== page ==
Wednesday, June 29, 2011
Tuesday, June 28, 2011
The worst mornings I wake up sobbing almost as soon as my eyes open. It's hard to explain what it feels like to go from unconsciousness (usually brought on by all the painkillers and muscle relaxers I needed to take in order to lie down for more than twenty minutes without a severe muscle spasm) to waking up and feeling pain flood into every inch of my body. It is an overwhelming feeling that I have never been able to get used to. I never consider medicated sleep to be real, actual sleep. It's just a dark hole I fall into for a while, then they fade off, and my whole body, nerves, and muscles start screaming all at the same time.
My first reaction is to struggle into some sort of position that may alleviate some of it, but I can barely move. I have so little strength in my legs, and my hands are too crippled to lean on them to get up. The only way I can get up on my own is to do a full sit up with no help from any muscle besides my stomach. Some mornings I can accomplish this, other days I am trapped by the pain, squirming and unable to get up or turn over.
If I didn't take the pills, whether they be one of the endless prescriptions of sleeping pills, painkillers, muscle relaxers, or a combination of all three, I would not sleep at all. My body feels completely exhausted, but I can easily not sleep for days, so I choose the black hole of unconsciousness over the hell of being awake and feeling all the pain that creeps into every inch of my body.
I take my medicine at 5am every morning. The schedule consists of probiotics, vitamins, and my anemia medicine with food. Two hours later I take a time released muscle relaxer that helps make the spasms less intense; on top of all that, I also take four painkillers. I try as hard as I can to sleep a little bit after that because even if I'm not tired, I feel my body's exhaustion and it is hard to even lift my hand or finish a sentence. All the resources of my body are being used 24 hours a day to fight an intruder that has been taking over my body for over a decade.
It's also around this time that I must get up and go use the bathroom. Depending on the pain, I may be able to get up with crutches but on the worst days I need someone to help pick me up out of bed and literally put the crutches under my arms that I can no longer lift more than halfway without severe pain in my shoulders.
I have to stand frozen with the crutches for about a minute while the pain in my body shifts to different muscles. My legs are weak and when I start to walk they wobble very clearly. With every step I feel as though my legs are going to give out, shaking under me with no balance. All I have are the crutches that are buried under my arms, since my hands are too crippled to grip them the correct way, I must lean on them completely in order to use them at all.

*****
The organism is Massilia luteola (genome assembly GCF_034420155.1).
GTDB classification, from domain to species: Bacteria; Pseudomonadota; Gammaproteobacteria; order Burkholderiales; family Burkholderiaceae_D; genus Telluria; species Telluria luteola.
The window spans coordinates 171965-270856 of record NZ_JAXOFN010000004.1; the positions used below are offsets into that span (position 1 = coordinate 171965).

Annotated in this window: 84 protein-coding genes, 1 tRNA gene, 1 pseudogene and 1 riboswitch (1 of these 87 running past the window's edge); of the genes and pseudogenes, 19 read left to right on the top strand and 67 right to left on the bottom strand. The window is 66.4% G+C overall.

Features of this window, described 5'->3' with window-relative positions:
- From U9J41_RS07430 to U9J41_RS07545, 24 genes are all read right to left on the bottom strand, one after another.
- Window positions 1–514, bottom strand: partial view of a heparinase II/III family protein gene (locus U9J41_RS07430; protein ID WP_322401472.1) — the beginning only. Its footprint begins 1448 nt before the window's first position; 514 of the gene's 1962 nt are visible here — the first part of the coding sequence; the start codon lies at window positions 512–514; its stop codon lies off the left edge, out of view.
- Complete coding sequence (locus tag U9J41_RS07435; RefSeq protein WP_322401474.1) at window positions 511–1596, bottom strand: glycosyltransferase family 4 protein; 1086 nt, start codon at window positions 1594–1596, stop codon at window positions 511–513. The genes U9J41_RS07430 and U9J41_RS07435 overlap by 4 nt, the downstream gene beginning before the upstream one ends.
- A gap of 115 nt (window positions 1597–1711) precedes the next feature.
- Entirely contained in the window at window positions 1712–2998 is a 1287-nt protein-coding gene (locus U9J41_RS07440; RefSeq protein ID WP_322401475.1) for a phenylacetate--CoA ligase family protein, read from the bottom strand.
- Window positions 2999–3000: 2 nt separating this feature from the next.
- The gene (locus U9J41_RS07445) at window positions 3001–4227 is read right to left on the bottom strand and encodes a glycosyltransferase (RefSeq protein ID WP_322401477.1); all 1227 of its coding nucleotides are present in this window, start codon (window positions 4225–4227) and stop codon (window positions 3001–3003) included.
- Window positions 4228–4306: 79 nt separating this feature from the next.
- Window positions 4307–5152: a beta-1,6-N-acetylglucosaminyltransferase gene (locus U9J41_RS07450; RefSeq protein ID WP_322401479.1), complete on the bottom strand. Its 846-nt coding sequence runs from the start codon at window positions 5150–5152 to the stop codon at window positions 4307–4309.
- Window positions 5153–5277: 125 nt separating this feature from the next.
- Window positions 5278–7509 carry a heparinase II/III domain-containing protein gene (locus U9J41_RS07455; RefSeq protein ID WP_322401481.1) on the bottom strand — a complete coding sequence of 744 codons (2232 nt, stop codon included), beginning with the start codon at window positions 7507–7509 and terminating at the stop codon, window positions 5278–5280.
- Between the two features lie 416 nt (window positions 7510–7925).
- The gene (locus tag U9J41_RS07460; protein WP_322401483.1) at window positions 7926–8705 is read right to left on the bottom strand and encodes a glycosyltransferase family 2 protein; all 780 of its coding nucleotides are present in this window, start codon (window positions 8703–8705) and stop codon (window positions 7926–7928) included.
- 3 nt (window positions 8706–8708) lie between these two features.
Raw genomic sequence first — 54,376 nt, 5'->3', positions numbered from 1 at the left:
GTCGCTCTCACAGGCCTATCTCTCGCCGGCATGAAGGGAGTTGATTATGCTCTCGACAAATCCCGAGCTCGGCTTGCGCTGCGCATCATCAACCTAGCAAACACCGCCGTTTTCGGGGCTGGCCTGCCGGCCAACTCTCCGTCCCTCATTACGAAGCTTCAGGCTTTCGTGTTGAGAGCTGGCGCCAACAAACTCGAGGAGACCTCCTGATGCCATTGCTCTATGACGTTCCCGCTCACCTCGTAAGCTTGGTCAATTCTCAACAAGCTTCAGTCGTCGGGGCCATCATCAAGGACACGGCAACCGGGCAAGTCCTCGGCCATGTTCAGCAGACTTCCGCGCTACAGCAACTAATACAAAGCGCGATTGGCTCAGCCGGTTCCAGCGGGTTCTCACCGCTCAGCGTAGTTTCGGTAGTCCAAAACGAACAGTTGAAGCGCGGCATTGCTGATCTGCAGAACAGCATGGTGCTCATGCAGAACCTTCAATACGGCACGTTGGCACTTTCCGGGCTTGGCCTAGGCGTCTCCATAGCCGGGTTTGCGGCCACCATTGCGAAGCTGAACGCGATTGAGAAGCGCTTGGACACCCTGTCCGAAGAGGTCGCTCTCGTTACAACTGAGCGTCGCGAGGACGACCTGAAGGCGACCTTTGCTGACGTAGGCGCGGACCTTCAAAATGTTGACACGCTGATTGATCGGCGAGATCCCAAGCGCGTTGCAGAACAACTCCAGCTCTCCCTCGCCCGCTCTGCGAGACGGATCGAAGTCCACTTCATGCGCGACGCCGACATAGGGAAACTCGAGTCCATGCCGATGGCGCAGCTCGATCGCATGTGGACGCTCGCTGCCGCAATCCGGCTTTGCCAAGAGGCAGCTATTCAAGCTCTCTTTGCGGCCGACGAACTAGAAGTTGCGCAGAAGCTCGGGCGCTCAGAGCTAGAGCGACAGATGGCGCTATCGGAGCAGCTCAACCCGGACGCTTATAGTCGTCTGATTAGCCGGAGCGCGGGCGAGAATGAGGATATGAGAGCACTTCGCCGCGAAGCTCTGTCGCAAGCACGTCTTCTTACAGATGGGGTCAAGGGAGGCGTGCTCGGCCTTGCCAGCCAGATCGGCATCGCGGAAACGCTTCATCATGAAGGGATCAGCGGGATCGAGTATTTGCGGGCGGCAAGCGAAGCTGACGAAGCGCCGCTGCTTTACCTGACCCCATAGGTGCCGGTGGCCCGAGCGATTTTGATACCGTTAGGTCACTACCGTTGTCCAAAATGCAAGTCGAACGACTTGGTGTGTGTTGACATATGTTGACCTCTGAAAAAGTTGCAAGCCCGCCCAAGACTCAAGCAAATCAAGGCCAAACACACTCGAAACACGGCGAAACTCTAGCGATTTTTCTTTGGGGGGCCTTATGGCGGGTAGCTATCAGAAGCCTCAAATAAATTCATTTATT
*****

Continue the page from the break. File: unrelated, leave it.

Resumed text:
My bathroom is pretty small for a person using crutches, so moving around in there can be tricky. I think most disabled people have a map in their heads of every little spot on the floor of every room where they believe is the optimal place for a crutch or their cane, or what part of the wall to lean on, to try and minimize as much pain as possible. These actions are very deliberate, thought out movements, every step is slow and concentrated, one wrong twist of my body causes pain that takes my breath away.
When I get back to my bed, I must fall backwards onto it, sort of collapse, instead of sit down slowly like a normal person. My knees are too damaged and weak to support me if I tried to sit down like a normal person. I have to hold on to the handle on my crutch and try to lower myself as much as I can, and then when I'm there, just fall down. Sometimes the falling is hard because I know sudden movements like that bring on muscle spasms or shooting nerve pain.
Although most of the joints in my body have been damaged, most permanently, including three fingers on my right hand I have not been able to use in years, the fingers on my left hand, the toes on my left foot, my ankles, both knees, my elbows, wrists, shoulders, and most of my knuckles are at this point damaged to the point that they need to be replaced if I am to use my hands properly ever again, most of my pain at this point is muscle pain. I would say that the pain I go through on a daily basis is similar to the symptoms of fibromyalgia.
Sometimes people have a hard time understanding how one disease could affect every single system of the body, some people even say it is impossible; that the patients are crazy or lying. The Lyme bacteria, shaped like a corkscrew, burrows into any part of your body it wants to; your joints, muscles, heart, organs, eyes, and even has the rare ability to cross the blood-brain barrier, which means it has the ability to imitate most mental illnesses. I think if you could imagine your entire body saturated with tiny corkscrews eating you alive, it becomes a little easier to understand how someone could have such varying symptoms, and such immense pain.
I have to wait a few more hours before I have to take my next time-released muscle relaxer, which honestly, and like just about everything else, has started losing its use as I am feeling that it is no longer keeping the spasms from getting so intense.
For some reason, evening and night are my worst times for pain. Spasms become so intense I can't breathe, with the muscles so clenched I cannot expand my chest in order to get air into my lungs. I try to scream for someone to help me, but it's hard when I can't take a full breath. Finally my mother hears me and runs down, I try to tell her I can't breathe, and tell her to push on the spasm on my back. I have to literally scream to get through the pain of pushing the spasm out. It's almost like being stabbed, and I always feel like I am bruised whenever this happens